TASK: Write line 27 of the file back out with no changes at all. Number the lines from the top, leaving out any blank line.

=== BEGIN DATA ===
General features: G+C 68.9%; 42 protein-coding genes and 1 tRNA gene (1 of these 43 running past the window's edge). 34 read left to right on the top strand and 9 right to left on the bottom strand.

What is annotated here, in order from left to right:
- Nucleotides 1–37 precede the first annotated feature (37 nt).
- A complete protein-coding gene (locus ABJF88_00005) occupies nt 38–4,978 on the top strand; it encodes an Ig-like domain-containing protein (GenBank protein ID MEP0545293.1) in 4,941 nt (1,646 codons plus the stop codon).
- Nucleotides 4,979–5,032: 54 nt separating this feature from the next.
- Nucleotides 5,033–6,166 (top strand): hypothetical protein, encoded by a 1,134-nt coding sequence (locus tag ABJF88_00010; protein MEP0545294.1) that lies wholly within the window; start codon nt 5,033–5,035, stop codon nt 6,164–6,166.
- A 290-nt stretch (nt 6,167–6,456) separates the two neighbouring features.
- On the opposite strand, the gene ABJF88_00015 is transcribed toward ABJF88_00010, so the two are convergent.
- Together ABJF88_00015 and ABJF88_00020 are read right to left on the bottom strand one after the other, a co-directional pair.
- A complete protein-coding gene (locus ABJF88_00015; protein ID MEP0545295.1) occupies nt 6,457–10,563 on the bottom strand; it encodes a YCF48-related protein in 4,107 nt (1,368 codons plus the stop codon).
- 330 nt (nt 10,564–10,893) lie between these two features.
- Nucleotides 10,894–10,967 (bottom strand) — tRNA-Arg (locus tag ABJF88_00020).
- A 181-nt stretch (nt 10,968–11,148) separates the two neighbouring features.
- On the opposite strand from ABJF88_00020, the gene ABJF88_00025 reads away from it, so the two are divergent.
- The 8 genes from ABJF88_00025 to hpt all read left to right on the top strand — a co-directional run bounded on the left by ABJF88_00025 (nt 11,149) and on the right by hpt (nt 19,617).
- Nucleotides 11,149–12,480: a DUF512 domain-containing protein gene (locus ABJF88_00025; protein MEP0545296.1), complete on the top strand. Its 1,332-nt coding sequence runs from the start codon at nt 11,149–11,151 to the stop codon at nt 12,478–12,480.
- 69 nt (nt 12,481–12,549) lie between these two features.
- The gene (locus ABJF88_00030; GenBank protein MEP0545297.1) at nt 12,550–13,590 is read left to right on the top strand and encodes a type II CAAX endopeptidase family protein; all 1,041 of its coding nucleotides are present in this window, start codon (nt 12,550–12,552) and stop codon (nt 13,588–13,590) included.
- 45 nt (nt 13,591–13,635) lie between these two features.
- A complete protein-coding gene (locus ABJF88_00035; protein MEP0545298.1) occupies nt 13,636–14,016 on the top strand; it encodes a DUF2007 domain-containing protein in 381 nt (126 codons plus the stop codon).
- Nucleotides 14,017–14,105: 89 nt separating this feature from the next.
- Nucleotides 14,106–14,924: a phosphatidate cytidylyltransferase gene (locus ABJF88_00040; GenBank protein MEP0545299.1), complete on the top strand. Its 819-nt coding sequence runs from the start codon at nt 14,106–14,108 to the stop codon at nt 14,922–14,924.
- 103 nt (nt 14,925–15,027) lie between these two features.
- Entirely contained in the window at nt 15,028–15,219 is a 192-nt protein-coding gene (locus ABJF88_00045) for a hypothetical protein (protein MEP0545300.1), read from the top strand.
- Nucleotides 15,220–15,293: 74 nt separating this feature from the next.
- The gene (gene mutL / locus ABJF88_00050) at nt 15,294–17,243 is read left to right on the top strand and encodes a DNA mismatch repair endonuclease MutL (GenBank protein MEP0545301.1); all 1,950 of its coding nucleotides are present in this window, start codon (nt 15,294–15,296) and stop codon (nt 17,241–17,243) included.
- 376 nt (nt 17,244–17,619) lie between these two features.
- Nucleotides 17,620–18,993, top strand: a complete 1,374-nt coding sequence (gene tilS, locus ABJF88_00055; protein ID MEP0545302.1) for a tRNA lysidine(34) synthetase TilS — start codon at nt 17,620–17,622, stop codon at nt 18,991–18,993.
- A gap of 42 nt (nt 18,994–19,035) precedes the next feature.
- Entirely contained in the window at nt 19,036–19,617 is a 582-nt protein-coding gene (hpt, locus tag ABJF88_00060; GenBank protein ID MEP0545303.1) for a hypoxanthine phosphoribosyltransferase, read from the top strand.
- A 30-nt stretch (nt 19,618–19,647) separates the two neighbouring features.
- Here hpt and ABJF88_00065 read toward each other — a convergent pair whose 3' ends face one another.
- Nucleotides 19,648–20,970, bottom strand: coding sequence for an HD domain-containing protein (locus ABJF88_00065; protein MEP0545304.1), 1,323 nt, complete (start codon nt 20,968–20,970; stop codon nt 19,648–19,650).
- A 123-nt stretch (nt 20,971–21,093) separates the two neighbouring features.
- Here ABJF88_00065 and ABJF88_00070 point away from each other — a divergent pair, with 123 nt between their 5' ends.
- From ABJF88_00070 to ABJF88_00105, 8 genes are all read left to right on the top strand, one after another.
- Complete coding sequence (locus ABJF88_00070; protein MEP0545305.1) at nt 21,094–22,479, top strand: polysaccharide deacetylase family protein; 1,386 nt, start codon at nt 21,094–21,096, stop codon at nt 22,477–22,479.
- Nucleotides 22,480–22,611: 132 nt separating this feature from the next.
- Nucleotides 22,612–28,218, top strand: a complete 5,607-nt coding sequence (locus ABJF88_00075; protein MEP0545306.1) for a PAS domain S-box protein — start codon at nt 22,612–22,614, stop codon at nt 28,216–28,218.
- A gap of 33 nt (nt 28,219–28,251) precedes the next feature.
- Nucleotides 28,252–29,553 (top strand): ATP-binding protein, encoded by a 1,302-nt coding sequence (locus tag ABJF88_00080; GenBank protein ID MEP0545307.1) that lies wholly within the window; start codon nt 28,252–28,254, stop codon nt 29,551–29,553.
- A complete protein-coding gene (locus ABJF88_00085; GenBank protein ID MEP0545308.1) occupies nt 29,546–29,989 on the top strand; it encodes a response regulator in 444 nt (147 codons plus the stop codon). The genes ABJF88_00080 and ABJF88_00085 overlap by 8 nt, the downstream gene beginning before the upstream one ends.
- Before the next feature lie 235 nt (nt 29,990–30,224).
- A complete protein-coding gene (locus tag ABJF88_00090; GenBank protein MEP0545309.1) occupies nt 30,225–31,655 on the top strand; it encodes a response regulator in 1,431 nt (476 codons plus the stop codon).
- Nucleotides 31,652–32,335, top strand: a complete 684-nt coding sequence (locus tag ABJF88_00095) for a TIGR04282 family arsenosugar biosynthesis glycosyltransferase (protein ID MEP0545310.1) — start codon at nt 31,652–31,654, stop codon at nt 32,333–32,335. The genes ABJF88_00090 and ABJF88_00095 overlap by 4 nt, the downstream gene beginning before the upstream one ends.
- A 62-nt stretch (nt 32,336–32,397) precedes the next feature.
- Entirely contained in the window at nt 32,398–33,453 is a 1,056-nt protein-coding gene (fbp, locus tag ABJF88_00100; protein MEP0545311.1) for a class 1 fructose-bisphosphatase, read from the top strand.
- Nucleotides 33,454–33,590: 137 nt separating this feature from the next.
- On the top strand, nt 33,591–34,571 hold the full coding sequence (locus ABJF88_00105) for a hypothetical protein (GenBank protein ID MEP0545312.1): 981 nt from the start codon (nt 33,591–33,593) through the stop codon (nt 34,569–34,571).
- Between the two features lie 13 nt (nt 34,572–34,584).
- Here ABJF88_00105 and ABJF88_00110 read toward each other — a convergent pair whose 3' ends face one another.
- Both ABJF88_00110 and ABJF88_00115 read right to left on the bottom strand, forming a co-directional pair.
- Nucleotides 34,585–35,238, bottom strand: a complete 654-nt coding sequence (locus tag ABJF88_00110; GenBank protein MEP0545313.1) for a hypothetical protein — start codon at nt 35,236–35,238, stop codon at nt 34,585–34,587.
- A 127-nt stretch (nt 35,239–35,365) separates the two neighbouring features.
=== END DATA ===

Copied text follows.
- 376 nt (nt 17,244–17,619) lie between these two features.